State aid: Commission exempts more aid measures from prior notification The Commission has revised the General Block Exemption Regulation (“GBER”), significantly extending the scope of state aid measures granted by Member States to companies, which are exempted from the general requirement of prior notification to the Commission. In accordance with the State Aid Modernization initiative (“SAM”), the GBER promotes aid that drives economic growth without distorting competition, whilst reducing the administrative burden on Member States. The key improvements of the revised GBER include, inter alia, a raise of already existing exemption thresholds and for some categories of aid, the scope has also been increased through more flexible eligibility conditions and more favorable maximum aid intensities. Moreover, in line with the revised Enabling Regulation (733/2013), the Commission has also extended the scope of exempted state aid measures to include new categories such as aid for innovation clusters and pilot projects. Most importantly, however, the new GBER has clarified and simplified the conditions that state aid must meet in order to qualify for the exemption from prior notification, thus allowing the Commission to focus on aid measures more likely to distort competition. The Commission also intends to improve ex-post competition safeguards through, for example, Member State led impact evaluations of larger aid schemes and increased transparency generated by publishing details regarding state aid recipients. The new GBER will enter into force on 1 July 2014. Source: Commission Press Release 21/05/2014 &Council Regulation 733/2013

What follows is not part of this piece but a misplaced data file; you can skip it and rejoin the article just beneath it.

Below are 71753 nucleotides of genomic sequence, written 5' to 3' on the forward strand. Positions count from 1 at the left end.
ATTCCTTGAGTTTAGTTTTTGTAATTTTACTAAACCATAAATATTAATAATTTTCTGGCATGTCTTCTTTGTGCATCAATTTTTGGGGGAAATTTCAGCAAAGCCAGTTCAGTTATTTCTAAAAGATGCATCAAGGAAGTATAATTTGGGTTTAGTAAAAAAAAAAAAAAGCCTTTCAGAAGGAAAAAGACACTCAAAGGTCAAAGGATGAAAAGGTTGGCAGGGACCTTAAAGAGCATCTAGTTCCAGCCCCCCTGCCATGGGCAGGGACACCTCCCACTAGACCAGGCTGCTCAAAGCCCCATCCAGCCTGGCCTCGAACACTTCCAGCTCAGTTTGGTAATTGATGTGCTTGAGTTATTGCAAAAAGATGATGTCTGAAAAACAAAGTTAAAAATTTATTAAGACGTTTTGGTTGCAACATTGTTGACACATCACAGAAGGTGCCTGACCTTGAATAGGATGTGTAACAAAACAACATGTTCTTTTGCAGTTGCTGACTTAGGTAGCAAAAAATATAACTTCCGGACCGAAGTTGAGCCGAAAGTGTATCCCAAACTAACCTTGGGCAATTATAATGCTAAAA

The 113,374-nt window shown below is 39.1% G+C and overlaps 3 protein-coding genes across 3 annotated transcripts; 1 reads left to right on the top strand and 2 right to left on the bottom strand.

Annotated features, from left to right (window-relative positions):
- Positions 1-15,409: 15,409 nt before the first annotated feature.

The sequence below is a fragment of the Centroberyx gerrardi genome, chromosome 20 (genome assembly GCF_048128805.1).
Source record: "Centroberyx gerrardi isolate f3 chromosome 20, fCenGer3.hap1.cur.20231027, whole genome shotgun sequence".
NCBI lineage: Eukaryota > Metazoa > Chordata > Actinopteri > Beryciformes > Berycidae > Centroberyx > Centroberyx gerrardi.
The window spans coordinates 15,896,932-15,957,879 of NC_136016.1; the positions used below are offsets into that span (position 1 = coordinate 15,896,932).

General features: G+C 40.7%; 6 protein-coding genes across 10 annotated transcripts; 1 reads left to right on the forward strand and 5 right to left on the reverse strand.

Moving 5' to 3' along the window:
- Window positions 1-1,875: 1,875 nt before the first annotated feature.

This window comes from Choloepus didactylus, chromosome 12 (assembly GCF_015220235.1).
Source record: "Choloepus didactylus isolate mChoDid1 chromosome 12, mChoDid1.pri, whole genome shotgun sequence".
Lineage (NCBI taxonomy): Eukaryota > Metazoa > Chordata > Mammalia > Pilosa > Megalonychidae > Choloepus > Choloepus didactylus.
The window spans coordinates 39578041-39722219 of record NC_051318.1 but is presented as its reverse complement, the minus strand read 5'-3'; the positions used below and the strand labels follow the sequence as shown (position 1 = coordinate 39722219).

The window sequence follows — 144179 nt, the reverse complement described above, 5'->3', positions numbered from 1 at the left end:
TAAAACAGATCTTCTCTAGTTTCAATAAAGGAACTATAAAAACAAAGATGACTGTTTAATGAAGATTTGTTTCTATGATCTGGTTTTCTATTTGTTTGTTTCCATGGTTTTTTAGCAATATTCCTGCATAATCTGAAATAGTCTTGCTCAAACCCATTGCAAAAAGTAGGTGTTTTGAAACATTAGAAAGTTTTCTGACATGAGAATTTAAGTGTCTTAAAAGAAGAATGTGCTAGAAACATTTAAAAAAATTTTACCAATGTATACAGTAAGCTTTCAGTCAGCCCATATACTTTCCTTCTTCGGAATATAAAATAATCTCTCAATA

State aid: Commission adopts new rules facilitating public support for research, development and innovation The Commission has adopted new rules to facilitate the provision of state aid in support of research, development and innovation (“R&D&I”). As an integral part of the State Aid Modernization initiative, the rules aim to support sustainable growth and public funding with added-value. The new R&D&I state aid Framework (“Framework”) establishes criteria for Member State funding of the R&D&I activities of companies, unless the aid measures are exempted from prior notification to the Commission under the revised General Block Exemption Regulation. Under the new Framework, the threshold of permitted aid has been increased to 70% and 90% of eligible costs for large and small companies respectively. The Commission determines the eligibility of companies based on the Framework criteria and their financing gap in order to avoid distorting competition. Furthermore, the Framework clarifies conditions for differentiating economic activities from non-economic ones, since public financing of the latter is not considered state aid. Specifically, the Framework outlines that, in order to simplify the assessment of large aid amounts for projects that are clearly in the common interest of the EU, R&D projects that are co-funded by the EU will now be presumed to constitute necessary and appropriate state aid. The new Framework will enter into force on 1 July 2014. Source: Commission Press Release 21/05/2014 

In addition, kindly note the following merger control decisions by the Commission which are published on the website of the Commission’s Directorate-General for Competition:

  • Commission approves acquisition of Alpha International by ALSO
  • Commission approves acquisition of Nuova Castelli by Charterhouse
  • Commission approves acquisition by DLG and Lantmännen of Hage Polska
  • Commission approves acquisition of Armajaro Trading by Ecom